Amateur house painters never had as much help as today. Scores of new paints and equipment placed on the market in the last few years make it possible for the weekend handyman to paint his own house almost as easily as a professional. From one-coat paints to disposable blowtorches, everything has been designed to make the job go faster, look better and cost less. OK, let's get started. Step one...supplies. You need a flat brush, a fan, a small detail brush and a couple of Filberts. A filbert is a rounded edge brush that lets you maneuver the paint easily without going outside the edges. Ultimately buy brushes that you like though, and make them work. Fans allow you to blend, for example. I use fans a lot and it's how I graduate color throughout my images. Everything I paint is by hand....no airbrushing or assistants. I want it to be an expression of me and nobody else. You also need an oil painting medium to mix with the oil paint to make it more fluid, and to speed or slow the drying process. Whichever you prefer. Go to the art store and don't be afraid to ask for help....they'll love helping you! A medium is merely an additive liquid which increases gloss, makes it flow easily, preserves the finish over time, keeps it from yellowing. I personally love Galkyd and Galkyd Lite. If that isn't available, buy a medium that looks like liquid amber and is kind of thick. Don't buy watery looking mediums....too hard to work with. If you decide to do your own body work discuss it with the paint shop first. They'll probably have recommendations on the type of primer you use. Some brands will be more compatible with their primers or color coats. The rule of thumb is to stay within the same brand of paint, both for prep and color. Even the cheapest paint shops typically use a brand name on their intermediate and higher paint jobs. Find out what it is and use the same brand as your primer coat. This will ensure you don't create adhesion problems for yourself down the road.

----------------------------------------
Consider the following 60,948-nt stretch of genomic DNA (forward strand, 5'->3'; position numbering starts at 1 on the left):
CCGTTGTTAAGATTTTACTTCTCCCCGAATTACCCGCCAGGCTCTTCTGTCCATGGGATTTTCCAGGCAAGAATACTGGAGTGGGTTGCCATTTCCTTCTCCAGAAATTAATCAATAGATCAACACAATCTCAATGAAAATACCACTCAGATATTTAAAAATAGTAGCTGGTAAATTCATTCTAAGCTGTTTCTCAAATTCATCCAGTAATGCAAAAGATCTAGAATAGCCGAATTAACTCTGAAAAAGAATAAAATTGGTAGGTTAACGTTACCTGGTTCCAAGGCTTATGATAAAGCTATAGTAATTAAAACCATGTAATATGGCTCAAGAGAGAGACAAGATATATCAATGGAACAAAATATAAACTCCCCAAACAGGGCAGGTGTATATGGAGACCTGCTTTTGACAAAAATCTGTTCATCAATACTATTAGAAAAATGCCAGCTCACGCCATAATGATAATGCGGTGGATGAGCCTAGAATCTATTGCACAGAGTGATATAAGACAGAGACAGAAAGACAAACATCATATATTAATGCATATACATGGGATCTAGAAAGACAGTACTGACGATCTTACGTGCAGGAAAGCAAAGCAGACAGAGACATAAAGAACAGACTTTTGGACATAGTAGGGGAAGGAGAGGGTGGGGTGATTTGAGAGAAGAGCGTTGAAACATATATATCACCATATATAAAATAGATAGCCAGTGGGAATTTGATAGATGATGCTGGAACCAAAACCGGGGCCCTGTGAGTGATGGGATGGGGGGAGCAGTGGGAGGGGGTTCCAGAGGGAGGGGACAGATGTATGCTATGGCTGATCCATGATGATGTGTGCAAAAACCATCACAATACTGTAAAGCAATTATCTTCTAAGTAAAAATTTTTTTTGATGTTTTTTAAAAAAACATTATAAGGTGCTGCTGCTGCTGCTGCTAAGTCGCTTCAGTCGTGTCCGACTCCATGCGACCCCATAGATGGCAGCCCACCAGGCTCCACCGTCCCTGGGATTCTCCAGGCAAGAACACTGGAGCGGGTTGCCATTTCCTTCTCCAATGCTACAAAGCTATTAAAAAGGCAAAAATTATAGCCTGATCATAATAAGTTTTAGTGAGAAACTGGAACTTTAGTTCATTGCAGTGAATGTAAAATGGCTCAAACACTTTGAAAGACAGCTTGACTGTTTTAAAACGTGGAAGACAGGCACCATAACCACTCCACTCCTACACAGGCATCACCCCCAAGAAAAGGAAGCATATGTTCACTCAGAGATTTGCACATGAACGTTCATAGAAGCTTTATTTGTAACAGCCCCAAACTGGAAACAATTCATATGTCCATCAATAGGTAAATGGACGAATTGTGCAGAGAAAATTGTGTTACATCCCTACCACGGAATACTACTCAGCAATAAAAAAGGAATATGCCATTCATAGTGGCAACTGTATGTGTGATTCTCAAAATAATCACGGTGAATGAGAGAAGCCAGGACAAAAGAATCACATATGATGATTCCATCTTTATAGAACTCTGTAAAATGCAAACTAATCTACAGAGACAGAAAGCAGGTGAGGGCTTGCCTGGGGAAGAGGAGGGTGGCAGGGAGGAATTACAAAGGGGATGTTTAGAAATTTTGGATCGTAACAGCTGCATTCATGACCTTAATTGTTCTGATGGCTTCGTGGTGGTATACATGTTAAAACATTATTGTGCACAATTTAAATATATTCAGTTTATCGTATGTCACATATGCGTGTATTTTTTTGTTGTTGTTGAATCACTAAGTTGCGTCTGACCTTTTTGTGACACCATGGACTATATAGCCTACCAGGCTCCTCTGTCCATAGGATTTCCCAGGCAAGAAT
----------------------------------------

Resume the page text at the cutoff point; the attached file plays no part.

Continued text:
Now, decide WHAT you want to paint. Very important...you do NOT need to know how to draw. That's the great thing about painting, you can create even if you've never had a lesson. Don't get me wrong, art school is great. But don't let the lack thereof deter you from creating. You do not have to have a teacher to tell you how to create. You do need to know a few basic techniques, but from there let your imagination fly! When deciding what to paint, go to some websites about artists or Google famous artists to get inspired. Again, do not let a lack of training deter you from painting! Many of the great artists of the past had no training either. Many can't draw stick figures, but they can paint because the colors give you amazing options of expression! You may also go to my websites mentioned below or Google me to see all the crazy work I've created. My personal preference has been to create a large variety of work to keep it interesting and versatile. I did not want to be that artist who only painted one thing over and over. To me that's boring, and it should be boring to you too. Any known artist of the past has a vast variety of work. You'll also find that it makes it more interesting to you while you're doing it, because you won't ever get bored, you'll always be wondering how it'll turn out. Proper rolling technique: When rolling paint on the wall, get the roller skin evenly loaded with paint and make a V,N or M pattern on the wall, this is to spread the paint across the entire section you will be rolling, then roll back across the section and even out the paint. To properly "lay off" each section, make a final pass of the section applying light pressure to the roller frame arm end of the roller skin and bringing the nap mark (mark created on the pressure applied side of roller skin) across from the beginning of the section to the end of the section, and just repeat all the way down the wall.The V,N or M pattern, will be determine by how far the paint will spread, a V is for less spreading paint and M is for farther spreading paints. Do not "dry roll", which means trying to roll to much of a section at once with very little paint on the roller. Just as important, do not apply to much, if you find you are applying to much, increase the size of the section you are painting i.e. from a V pattern to an N or a N pattern to a M. Blue Dogs and the Legend of Loup Garou. In 1992, George Rodrigue, a Cajun artist from New Iberia, Louisiana, painted a series of paintings called The Blue Dog Pictures which were made popular by an advertising campaign done by Absolute Vodka. The blue dog has popped up in numerous other venues since then, but it wasn't created for commercial purposes. Rodrigue based his paintings on the Cajun legend of Loup Garou, the werewolf that is said to haunt the swamplands surrounding Acadiana and New Orleans. Parents teach their children morality lessons using the character and the commercial use of the blue dog has softened its image, but both Cajun and ancient American Indians still declare there's a factual basis for the story. Is there a werewolf in the bayou? You're not looking for perfection here, but you do want to eliminate every shiny spot of paint. When properly scuffed the paint should have a smooth, but dull matte finish.